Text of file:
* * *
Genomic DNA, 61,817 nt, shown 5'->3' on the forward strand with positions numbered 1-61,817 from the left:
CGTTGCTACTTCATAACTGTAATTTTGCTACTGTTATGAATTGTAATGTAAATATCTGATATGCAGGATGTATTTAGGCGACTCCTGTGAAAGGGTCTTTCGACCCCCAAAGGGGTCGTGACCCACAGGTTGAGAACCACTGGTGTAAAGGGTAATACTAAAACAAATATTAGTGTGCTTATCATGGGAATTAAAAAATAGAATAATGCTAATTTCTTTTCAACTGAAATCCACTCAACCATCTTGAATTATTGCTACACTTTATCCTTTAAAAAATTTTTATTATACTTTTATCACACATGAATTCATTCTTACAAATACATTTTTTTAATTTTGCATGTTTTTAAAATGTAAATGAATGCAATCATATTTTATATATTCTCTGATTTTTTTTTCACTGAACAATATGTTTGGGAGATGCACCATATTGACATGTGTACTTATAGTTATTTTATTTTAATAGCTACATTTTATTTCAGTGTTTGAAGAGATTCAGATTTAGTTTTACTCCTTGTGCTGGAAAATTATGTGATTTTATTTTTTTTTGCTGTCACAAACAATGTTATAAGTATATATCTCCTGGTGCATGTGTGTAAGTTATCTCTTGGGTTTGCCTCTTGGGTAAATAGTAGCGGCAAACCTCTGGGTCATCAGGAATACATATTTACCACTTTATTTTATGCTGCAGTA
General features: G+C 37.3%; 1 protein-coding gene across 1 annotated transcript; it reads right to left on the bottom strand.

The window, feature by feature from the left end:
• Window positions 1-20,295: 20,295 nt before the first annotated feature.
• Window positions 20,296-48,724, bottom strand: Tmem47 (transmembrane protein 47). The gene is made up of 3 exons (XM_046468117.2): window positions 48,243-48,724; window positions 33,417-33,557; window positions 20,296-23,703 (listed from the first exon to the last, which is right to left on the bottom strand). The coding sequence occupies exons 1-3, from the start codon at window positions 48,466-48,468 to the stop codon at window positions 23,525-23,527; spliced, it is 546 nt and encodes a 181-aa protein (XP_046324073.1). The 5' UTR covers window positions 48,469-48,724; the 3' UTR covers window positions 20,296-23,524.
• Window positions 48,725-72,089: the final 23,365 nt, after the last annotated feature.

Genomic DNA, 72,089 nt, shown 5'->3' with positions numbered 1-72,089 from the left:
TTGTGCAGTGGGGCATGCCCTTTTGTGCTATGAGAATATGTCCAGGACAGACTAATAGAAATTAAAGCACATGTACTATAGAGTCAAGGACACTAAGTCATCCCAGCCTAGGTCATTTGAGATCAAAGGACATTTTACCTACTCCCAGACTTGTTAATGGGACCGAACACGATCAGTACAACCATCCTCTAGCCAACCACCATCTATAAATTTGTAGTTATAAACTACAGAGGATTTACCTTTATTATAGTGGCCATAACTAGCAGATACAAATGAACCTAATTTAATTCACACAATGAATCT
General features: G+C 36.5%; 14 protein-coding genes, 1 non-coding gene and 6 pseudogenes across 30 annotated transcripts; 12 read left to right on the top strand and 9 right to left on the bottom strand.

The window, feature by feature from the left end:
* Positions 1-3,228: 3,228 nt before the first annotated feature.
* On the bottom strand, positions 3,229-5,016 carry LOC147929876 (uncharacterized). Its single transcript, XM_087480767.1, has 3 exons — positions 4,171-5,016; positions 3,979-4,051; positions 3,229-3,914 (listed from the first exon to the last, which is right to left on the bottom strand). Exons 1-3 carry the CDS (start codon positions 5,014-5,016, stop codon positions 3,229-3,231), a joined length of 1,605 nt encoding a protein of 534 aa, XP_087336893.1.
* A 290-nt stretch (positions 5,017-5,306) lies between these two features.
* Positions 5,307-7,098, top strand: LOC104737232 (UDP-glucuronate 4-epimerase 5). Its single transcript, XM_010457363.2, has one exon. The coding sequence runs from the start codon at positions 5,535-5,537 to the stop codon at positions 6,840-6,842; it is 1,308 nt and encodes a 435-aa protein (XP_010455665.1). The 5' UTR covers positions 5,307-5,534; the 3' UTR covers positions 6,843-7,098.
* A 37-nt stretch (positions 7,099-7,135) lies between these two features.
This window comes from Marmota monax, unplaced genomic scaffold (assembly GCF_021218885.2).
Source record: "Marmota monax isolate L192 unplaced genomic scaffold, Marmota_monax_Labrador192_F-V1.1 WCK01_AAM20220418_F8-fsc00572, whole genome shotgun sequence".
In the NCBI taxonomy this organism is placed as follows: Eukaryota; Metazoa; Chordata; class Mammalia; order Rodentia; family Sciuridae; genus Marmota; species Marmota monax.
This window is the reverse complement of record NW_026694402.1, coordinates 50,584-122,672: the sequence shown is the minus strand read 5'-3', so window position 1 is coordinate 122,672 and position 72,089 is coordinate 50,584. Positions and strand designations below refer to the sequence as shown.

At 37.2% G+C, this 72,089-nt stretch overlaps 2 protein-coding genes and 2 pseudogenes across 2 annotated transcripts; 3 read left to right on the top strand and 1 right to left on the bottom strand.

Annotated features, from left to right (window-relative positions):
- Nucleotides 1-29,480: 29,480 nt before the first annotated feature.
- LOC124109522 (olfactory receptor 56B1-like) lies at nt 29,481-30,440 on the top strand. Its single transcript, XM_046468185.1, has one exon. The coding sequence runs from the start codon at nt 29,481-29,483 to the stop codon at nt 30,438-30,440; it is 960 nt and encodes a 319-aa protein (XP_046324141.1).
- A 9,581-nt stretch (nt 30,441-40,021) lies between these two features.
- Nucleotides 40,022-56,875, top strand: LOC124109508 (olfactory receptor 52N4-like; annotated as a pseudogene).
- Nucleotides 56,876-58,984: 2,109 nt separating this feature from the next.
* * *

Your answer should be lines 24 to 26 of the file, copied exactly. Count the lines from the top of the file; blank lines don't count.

- LOC124109522 (olfactory receptor 56B1-like) lies at nt 29,481-30,440 on the top strand. Its single transcript, XM_046468185.1, has one exon. The coding sequence runs from the start codon at nt 29,481-29,483 to the stop codon at nt 30,438-30,440; it is 960 nt and encodes a 319-aa protein (XP_046324141.1).
- A 9,581-nt stretch (nt 30,441-40,021) lies between these two features.
- Nucleotides 40,022-56,875, top strand: LOC124109508 (olfactory receptor 52N4-like; annotated as a pseudogene).